I imagine there’s a name for the rhetorical strategy he uses here. It reminds me of people who reel off a quote that sounds like something their liberal or conservative enemy might say, then announcing that it was actually something Hitler said. I think there’s an inherent fallacy in this method, but it’s nonetheless effective.
ARB — 21 Oct. 2012
Posted in Issues in Communities, Language, Politics, Public Discourse
Tagged gay rights, language, Missouri, pastor, rhetoric, segregation, speech, substitute, substitution
Heard on CNN, 6 May 2011:
In just one week, we’ve gone from the death of birthers to the birth of deathers.
AB — 6 May 2011
Posted in Language, Media, Politics, Public Discourse
Tagged Barack Obama, birthers, conspiracy, death, deathers, Obama birth certificate, Osama in Laden, politics, rhetoric
In his book Icons of Evolution, biologist Jonathan Wells refers (p. 133) to an old lawyers’ joke in which “Jones sues Smith for borrowing his kettle and returning it with a crack in it.” The defense by Smith’s lawyers goes like so:
- Smith never borrowed the kettle.
- When Smith returned the kettle, it wasn’t cracked.
- The kettle was already cracked when Smith borrowed it.
- There is no kettle.
Wells was talking about the way arguments get made about evolution (e.g., “There is no controversy.”)
But I’ve noticed that this kind of desperate evasive argumentation happens around all kinds of issues when the truth matters less than generating political support, along the lines of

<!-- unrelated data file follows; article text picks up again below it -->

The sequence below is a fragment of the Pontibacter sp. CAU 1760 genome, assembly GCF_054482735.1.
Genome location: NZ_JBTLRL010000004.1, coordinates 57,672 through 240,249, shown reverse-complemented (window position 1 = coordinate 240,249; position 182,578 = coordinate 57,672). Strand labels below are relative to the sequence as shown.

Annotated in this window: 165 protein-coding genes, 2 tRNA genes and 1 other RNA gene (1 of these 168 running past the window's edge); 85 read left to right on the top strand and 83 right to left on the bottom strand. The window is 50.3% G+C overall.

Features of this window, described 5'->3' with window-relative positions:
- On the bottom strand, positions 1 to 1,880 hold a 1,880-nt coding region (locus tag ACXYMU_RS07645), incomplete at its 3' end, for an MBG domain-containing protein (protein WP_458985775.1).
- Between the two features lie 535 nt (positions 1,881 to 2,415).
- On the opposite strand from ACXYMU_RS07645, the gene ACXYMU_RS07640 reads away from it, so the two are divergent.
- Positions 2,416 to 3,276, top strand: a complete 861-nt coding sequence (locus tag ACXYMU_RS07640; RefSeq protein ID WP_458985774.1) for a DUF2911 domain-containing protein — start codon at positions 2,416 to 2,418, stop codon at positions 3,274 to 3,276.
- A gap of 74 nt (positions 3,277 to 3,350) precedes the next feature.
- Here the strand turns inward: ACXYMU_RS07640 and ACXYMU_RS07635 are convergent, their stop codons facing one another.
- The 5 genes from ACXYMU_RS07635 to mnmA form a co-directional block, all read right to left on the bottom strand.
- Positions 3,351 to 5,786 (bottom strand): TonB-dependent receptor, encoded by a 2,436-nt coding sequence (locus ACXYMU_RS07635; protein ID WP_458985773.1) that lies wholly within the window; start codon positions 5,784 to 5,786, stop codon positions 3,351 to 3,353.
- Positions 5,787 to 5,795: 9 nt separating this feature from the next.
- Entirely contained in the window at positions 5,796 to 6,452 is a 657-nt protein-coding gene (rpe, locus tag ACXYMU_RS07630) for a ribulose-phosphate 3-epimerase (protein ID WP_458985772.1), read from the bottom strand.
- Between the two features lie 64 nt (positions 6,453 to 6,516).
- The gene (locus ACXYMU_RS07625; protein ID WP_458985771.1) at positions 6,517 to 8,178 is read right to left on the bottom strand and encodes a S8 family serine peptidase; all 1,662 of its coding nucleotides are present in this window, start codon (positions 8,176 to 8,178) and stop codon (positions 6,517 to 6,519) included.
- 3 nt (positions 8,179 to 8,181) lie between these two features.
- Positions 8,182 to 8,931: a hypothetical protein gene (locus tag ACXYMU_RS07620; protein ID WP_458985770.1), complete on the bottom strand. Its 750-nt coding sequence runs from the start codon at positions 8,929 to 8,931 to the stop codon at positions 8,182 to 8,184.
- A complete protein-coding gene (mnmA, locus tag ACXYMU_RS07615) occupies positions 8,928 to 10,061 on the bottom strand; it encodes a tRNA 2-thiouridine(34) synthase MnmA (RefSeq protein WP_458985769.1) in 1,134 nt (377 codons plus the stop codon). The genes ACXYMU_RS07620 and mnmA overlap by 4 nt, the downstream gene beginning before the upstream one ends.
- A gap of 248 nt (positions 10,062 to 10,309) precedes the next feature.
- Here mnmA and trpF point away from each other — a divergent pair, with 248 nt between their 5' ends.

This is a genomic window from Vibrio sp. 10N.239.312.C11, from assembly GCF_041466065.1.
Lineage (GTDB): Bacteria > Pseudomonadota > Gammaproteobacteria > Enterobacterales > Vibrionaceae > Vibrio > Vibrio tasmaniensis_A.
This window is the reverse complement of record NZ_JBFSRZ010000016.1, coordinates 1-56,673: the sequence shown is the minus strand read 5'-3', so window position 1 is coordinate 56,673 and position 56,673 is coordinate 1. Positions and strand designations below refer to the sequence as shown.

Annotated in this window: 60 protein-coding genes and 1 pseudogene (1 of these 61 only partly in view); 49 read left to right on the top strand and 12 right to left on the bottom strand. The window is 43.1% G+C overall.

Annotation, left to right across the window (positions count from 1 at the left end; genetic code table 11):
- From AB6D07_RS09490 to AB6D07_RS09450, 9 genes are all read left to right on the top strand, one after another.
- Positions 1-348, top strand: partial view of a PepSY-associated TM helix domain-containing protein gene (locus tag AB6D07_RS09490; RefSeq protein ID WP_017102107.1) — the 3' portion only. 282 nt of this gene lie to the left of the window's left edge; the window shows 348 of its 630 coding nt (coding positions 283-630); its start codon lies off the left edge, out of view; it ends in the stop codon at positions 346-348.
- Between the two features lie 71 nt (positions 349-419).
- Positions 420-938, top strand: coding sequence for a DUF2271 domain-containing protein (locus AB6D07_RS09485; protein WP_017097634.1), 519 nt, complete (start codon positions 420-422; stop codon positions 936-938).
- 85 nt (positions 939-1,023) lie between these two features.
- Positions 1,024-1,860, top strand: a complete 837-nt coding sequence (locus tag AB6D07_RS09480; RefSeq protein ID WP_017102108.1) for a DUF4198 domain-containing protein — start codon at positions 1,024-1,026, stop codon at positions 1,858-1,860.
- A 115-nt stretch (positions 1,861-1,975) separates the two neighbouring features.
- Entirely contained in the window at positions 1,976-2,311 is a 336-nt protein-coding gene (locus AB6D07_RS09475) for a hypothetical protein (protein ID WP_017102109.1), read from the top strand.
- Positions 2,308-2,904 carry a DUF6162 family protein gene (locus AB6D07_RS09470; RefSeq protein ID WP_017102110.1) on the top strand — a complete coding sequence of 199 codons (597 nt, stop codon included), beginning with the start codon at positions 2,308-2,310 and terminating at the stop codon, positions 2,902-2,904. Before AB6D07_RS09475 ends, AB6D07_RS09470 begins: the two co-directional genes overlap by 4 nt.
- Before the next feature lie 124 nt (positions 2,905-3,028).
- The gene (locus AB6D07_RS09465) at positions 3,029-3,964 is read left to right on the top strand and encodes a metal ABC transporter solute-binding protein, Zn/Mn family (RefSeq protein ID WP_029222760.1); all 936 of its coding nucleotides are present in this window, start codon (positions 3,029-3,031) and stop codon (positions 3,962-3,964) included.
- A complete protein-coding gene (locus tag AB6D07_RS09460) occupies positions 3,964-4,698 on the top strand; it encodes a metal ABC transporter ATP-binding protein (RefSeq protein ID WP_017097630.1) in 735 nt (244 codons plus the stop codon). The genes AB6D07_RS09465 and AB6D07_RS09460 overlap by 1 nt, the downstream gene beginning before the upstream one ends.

“There is no birth certificate, and the officials who testify that there is a birth certificate are lying, and if there is a birth certificate, it’s a fake.”
AB — 27 April 2011
Posted in Language, Media, Politics, Public Discourse
Tagged argument, Barack Obama, birther, controversy, cracked kettle, evolution, intelligent design, Jonathan Wells, media, Obama birth certificate, political, politics, rhetoric
The other day I wrote some thoughts about recent accusations against Greg Mortenson, author of Three Cups of Tea — see “Greg Mortenson’s Three Cups of Trouble.” Among other things, he is accused of inventing events recounted in his memoir. It’s got me thinking about the various ways we can unintentionally get things wrong. I can think of three ways that we can be fooled by our own minds:
1. Sight — Our eyes don’t exactly “see” everything that we see. Our eyes, nervous system, and brain take in a large volume of fragments of visual data and put together what looks like a coherent picture. But to a large degree what we see is a construct based on what we expect to see. That’s why we can be fooled by optical illusions or why eyewitnesses can swear they saw things that never really happened.
2. Our Model of the World — As we grow and learn and explore throughout life, our brain builds a mental model of the world. This mental model allows us to move around and navigate physically, and it allows us to make decisions and assumptions about what the physical world is like. But our mental model can be faulty. So we can get lost driving to a friend’s house, or we can have a wrong conception of where Afghanistan is.
3. Our Narrative of Our Life — This is where inaccurate memoirs might come from. As humans, we have a natural tendency to impose a narrative on events. But the story can become colored by the narrative we have imposed so that we fill in events that never happened. We tell the altered story to ourselves so many times, that it seems like the true version.
AB — 22 April 2011
I found this at 22 Words, but its origin is obscure:
Me: Can I use the bathroom?
Teacher: I don’t know, can you?
Me: When I said “can” I was using its secondary modal form as a verbal modifier asking for permission, as opposed to expressing an ability. I thought since you were a teacher you’d know that. My bad. May I use the restroom?
AB — 19 April 2011